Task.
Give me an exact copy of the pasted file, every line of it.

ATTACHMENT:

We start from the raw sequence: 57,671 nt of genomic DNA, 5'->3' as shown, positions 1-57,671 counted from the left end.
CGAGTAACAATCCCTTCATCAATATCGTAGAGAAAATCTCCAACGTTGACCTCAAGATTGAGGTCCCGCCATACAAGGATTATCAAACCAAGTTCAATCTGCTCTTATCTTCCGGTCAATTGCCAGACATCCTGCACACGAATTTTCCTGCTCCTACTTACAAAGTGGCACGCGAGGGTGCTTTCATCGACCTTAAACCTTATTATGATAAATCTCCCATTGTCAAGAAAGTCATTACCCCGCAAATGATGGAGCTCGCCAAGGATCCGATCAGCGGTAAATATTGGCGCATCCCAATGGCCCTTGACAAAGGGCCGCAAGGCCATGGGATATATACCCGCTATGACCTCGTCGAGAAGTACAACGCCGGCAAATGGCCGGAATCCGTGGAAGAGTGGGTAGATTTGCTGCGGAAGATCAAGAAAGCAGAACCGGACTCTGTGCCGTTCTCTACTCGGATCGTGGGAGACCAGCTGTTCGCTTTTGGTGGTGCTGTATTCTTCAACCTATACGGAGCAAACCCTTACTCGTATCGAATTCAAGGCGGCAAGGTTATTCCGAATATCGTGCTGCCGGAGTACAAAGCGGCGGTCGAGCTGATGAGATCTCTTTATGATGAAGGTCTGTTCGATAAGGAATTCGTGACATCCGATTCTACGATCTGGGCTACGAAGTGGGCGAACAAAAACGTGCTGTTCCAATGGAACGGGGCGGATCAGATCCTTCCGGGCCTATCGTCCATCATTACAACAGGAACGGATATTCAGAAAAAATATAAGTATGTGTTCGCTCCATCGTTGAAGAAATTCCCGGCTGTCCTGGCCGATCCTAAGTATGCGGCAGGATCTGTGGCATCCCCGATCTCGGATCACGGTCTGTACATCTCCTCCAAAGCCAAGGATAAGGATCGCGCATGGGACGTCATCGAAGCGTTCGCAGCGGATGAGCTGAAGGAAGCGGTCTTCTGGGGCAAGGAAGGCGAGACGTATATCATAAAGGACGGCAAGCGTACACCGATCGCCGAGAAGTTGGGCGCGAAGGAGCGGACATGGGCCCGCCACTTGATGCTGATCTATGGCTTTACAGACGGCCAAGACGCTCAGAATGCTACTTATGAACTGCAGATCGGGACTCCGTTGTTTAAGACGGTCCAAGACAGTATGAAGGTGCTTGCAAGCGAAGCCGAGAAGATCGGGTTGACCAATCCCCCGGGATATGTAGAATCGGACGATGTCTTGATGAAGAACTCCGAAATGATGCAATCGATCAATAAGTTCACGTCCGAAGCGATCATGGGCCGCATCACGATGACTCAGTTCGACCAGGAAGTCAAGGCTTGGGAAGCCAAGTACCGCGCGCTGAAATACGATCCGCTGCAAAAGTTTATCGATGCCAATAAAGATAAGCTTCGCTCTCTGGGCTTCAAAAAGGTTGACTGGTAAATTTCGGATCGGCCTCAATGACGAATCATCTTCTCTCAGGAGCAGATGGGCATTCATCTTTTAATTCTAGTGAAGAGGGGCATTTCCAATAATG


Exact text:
We start from the raw sequence: 57,671 nt of genomic DNA, 5'->3' as shown, positions 1-57,671 counted from the left end.
CGAGTAACAATCCCTTCATCAATATCGTAGAGAAAATCTCCAACGTTGACCTCAAGATTGAGGTCCCGCCATACAAGGATTATCAAACCAAGTTCAATCTGCTCTTATCTTCCGGTCAATTGCCAGACATCCTGCACACGAATTTTCCTGCTCCTACTTACAAAGTGGCACGCGAGGGTGCTTTCATCGACCTTAAACCTTATTATGATAAATCTCCCATTGTCAAGAAAGTCATTACCCCGCAAATGATGGAGCTCGCCAAGGATCCGATCAGCGGTAAATATTGGCGCATCCCAATGGCCCTTGACAAAGGGCCGCAAGGCCATGGGATATATACCCGCTATGACCTCGTCGAGAAGTACAACGCCGGCAAATGGCCGGAATCCGTGGAAGAGTGGGTAGATTTGCTGCGGAAGATCAAGAAAGCAGAACCGGACTCTGTGCCGTTCTCTACTCGGATCGTGGGAGACCAGCTGTTCGCTTTTGGTGGTGCTGTATTCTTCAACCTATACGGAGCAAACCCTTACTCGTATCGAATTCAAGGCGGCAAGGTTATTCCGAATATCGTGCTGCCGGAGTACAAAGCGGCGGTCGAGCTGATGAGATCTCTTTATGATGAAGGTCTGTTCGATAAGGAATTCGTGACATCCGATTCTACGATCTGGGCTACGAAGTGGGCGAACAAAAACGTGCTGTTCCAATGGAACGGGGCGGATCAGATCCTTCCGGGCCTATCGTCCATCATTACAACAGGAACGGATATTCAGAAAAAATATAAGTATGTGTTCGCTCCATCGTTGAAGAAATTCCCGGCTGTCCTGGCCGATCCTAAGTATGCGGCAGGATCTGTGGCATCCCCGATCTCGGATCACGGTCTGTACATCTCCTCCAAAGCCAAGGATAAGGATCGCGCATGGGACGTCATCGAAGCGTTCGCAGCGGATGAGCTGAAGGAAGCGGTCTTCTGGGGCAAGGAAGGCGAGACGTATATCATAAAGGACGGCAAGCGTACACCGATCGCCGAGAAGTTGGGCGCGAAGGAGCGGACATGGGCCCGCCACTTGATGCTGATCTATGGCTTTACAGACGGCCAAGACGCTCAGAATGCTACTTATGAACTGCAGATCGGGACTCCGTTGTTTAAGACGGTCCAAGACAGTATGAAGGTGCTTGCAAGCGAAGCCGAGAAGATCGGGTTGACCAATCCCCCGGGATATGTAGAATCGGACGATGTCTTGATGAAGAACTCCGAAATGATGCAATCGATCAATAAGTTCACGTCCGAAGCGATCATGGGCCGCATCACGATGACTCAGTTCGACCAGGAAGTCAAGGCTTGGGAAGCCAAGTACCGCGCGCTGAAATACGATCCGCTGCAAAAGTTTATCGATGCCAATAAAGATAAGCTTCGCTCTCTGGGCTTCAAAAAGGTTGACTGGTAAATTTCGGATCGGCCTCAATGACGAATCATCTTCTCTCAGGAGCAGATGGGCATTCATCTTTTAATTCTAGTGAAGAGGGGCATTTCCAATAATG